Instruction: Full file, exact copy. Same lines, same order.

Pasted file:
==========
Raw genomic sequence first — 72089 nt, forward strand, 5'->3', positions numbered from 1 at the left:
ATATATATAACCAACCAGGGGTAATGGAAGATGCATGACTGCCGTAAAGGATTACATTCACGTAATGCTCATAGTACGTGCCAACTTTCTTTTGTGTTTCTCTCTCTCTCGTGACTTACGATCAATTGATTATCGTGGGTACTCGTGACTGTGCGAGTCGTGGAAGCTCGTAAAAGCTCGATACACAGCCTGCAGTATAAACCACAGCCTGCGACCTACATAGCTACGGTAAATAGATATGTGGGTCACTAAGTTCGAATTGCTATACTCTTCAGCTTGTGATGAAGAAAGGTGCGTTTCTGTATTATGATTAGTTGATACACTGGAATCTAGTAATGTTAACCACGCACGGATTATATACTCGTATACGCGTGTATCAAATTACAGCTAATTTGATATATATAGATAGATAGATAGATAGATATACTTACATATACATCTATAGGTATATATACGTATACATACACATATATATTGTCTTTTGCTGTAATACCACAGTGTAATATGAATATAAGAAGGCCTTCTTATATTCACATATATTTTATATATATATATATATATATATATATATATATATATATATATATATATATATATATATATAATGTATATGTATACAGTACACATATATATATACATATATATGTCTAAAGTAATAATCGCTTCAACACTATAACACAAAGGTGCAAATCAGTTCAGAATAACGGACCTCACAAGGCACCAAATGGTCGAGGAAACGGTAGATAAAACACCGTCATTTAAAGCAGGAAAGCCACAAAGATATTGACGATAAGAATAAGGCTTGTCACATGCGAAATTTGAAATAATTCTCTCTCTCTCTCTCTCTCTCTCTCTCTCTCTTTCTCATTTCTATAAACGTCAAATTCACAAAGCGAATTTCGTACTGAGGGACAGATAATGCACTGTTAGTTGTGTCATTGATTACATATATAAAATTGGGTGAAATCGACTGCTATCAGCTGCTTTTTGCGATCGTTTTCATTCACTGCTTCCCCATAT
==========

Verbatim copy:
Raw genomic sequence first — 72089 nt, forward strand, 5'->3', positions numbered from 1 at the left:
ATATATATAACCAACCAGGGGTAATGGAAGATGCATGACTGCCGTAAAGGATTACATTCACGTAATGCTCATAGTACGTGCCAACTTTCTTTTGTGTTTCTCTCTCTCTCGTGACTTACGATCAATTGATTATCGTGGGTACTCGTGACTGTGCGAGTCGTGGAAGCTCGTAAAAGCTCGATACACAGCCTGCAGTATAAACCACAGCCTGCGACCTACATAGCTACGGTAAATAGATATGTGGGTCACTAAGTTCGAATTGCTATACTCTTCAGCTTGTGATGAAGAAAGGTGCGTTTCTGTATTATGATTAGTTGATACACTGGAATCTAGTAATGTTAACCACGCACGGATTATATACTCGTATACGCGTGTATCAAATTACAGCTAATTTGATATATATAGATAGATAGATAGATAGATATACTTACATATACATCTATAGGTATATATACGTATACATACACATATATATTGTCTTTTGCTGTAATACCACAGTGTAATATGAATATAAGAAGGCCTTCTTATATTCACATATATTTTATATATATATATATATATATATATATATATATATATATATATATATATATATATATATATAATGTATATGTATACAGTACACATATATATATACATATATATGTCTAAAGTAATAATCGCTTCAACACTATAACACAAAGGTGCAAATCAGTTCAGAATAACGGACCTCACAAGGCACCAAATGGTCGAGGAAACGGTAGATAAAACACCGTCATTTAAAGCAGGAAAGCCACAAAGATATTGACGATAAGAATAAGGCTTGTCACATGCGAAATTTGAAATAATTCTCTCTCTCTCTCTCTCTCTCTCTCTCTCTCTTTCTCATTTCTATAAACGTCAAATTCACAAAGCGAATTTCGTACTGAGGGACAGATAATGCACTGTTAGTTGTGTCATTGATTACATATATAAAATTGGGTGAAATCGACTGCTATCAGCTGCTTTTTGCGATCGTTTTCATTCACTGCTTCCCCATAT